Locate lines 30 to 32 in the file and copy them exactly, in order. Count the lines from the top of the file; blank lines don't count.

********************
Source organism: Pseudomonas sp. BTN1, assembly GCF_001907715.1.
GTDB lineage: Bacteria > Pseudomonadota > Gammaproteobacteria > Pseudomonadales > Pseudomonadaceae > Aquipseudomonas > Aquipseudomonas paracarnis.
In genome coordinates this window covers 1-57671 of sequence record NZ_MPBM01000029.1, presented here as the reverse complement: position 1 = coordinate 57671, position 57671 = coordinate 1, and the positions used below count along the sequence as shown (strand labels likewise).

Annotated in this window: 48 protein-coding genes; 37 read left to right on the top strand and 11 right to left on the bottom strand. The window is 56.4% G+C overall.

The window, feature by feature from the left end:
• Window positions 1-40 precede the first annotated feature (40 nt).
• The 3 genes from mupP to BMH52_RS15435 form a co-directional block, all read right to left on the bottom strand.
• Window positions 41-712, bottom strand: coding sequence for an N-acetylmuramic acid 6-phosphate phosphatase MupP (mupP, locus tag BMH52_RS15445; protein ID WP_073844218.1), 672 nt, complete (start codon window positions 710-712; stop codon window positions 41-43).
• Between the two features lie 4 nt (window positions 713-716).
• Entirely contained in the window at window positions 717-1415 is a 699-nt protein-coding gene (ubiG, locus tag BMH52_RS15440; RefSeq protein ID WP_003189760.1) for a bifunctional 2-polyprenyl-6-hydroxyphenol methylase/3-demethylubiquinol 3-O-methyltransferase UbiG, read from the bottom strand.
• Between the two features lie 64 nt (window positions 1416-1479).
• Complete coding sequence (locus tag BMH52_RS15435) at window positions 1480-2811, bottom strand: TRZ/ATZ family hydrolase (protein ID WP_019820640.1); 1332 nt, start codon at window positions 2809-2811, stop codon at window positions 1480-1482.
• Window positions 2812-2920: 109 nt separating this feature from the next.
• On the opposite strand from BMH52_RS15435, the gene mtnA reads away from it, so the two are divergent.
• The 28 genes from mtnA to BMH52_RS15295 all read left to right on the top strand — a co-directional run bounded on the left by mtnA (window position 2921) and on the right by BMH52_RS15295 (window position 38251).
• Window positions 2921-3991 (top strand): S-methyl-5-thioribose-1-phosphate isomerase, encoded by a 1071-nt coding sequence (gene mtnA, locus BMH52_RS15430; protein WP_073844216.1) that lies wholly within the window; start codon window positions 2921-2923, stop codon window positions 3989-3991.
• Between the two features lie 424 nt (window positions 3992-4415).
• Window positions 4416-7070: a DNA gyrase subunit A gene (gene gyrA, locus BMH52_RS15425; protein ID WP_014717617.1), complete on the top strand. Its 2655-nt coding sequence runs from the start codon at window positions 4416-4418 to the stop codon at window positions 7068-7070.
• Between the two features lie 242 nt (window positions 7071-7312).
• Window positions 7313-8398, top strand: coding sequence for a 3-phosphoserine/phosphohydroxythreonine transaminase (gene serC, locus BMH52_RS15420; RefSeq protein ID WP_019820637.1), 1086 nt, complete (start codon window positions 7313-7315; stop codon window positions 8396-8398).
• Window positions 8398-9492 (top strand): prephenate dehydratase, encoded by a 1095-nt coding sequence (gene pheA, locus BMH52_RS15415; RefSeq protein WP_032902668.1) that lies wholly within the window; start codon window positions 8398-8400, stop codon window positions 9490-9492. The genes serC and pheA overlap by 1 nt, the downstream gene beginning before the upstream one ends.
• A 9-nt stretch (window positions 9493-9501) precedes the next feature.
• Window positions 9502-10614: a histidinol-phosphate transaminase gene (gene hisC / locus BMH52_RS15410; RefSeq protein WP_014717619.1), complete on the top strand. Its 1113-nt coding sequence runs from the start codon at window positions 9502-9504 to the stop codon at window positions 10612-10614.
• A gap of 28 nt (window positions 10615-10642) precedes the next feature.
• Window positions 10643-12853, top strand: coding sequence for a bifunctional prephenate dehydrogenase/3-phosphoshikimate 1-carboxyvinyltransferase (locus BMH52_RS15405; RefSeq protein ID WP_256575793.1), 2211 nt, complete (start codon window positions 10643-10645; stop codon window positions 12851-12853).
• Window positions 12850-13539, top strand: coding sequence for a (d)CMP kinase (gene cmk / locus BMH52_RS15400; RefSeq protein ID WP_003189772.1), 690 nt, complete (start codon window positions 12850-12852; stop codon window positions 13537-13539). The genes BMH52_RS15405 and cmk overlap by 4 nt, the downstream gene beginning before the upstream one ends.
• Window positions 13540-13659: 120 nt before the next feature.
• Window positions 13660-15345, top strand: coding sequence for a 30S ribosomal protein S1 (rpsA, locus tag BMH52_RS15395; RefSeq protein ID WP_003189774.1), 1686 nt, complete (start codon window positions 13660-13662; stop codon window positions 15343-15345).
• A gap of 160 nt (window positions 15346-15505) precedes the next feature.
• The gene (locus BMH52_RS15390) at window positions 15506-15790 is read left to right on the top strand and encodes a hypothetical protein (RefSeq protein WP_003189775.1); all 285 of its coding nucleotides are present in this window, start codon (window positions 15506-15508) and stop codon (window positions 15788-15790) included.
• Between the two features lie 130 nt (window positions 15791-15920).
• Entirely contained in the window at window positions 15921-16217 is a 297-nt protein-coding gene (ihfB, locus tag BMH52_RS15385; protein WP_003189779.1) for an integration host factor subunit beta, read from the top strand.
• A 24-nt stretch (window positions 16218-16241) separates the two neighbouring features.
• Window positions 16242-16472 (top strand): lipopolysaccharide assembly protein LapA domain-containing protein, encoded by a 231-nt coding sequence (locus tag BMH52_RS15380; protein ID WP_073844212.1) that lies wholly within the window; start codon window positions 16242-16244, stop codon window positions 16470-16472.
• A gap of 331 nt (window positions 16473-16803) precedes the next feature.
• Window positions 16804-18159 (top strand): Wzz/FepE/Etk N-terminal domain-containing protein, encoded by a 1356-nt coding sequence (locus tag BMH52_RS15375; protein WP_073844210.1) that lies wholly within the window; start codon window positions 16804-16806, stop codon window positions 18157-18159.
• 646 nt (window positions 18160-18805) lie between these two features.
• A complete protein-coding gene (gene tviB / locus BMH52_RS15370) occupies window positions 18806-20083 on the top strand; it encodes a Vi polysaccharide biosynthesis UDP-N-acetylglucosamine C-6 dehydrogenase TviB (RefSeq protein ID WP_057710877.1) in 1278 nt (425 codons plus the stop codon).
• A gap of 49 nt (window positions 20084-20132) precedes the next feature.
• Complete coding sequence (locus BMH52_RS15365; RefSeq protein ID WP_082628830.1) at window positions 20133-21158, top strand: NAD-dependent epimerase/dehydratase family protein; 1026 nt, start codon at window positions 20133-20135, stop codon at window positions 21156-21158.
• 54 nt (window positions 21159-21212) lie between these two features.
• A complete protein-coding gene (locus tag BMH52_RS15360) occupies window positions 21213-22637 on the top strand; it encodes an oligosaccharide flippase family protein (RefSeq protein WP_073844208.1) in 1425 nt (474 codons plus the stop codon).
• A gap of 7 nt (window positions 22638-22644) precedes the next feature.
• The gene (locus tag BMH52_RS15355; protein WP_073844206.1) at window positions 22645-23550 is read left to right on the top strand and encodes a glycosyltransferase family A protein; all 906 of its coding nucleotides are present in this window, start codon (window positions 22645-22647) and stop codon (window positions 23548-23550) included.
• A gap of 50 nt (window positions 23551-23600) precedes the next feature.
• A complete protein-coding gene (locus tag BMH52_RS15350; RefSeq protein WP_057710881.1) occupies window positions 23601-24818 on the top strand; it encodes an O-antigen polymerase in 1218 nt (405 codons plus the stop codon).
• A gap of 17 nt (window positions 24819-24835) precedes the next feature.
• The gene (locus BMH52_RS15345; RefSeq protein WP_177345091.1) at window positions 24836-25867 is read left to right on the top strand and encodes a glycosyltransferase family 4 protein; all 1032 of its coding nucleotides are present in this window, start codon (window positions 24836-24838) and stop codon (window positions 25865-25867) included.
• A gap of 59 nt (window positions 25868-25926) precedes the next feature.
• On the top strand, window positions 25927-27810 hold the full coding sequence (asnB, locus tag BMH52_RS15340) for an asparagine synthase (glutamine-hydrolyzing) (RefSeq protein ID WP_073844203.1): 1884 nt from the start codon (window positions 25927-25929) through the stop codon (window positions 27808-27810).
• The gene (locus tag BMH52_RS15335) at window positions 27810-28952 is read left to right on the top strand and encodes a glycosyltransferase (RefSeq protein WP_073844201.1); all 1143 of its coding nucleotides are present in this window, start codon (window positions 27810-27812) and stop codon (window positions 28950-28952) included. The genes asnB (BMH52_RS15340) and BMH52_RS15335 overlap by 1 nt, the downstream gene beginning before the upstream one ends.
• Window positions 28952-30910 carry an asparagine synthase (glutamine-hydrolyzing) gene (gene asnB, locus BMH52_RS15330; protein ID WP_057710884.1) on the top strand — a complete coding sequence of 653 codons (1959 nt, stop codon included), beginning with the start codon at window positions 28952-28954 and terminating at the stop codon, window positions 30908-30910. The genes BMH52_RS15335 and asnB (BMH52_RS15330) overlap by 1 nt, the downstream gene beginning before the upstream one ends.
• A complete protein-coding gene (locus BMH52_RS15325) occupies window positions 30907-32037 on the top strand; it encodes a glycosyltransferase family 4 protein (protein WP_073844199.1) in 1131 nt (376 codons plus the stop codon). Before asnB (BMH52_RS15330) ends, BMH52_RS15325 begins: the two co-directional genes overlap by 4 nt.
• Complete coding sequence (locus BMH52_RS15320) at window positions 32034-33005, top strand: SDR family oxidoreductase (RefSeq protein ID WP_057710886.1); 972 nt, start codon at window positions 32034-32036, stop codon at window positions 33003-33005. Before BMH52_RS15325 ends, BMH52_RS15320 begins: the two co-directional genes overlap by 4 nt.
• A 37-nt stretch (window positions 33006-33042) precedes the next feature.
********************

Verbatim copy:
• The gene (locus BMH52_RS15390) at window positions 15506-15790 is read left to right on the top strand and encodes a hypothetical protein (RefSeq protein WP_003189775.1); all 285 of its coding nucleotides are present in this window, start codon (window positions 15506-15508) and stop codon (window positions 15788-15790) included.
• Between the two features lie 130 nt (window positions 15791-15920).
• Entirely contained in the window at window positions 15921-16217 is a 297-nt protein-coding gene (ihfB, locus tag BMH52_RS15385; protein WP_003189779.1) for an integration host factor subunit beta, read from the top strand.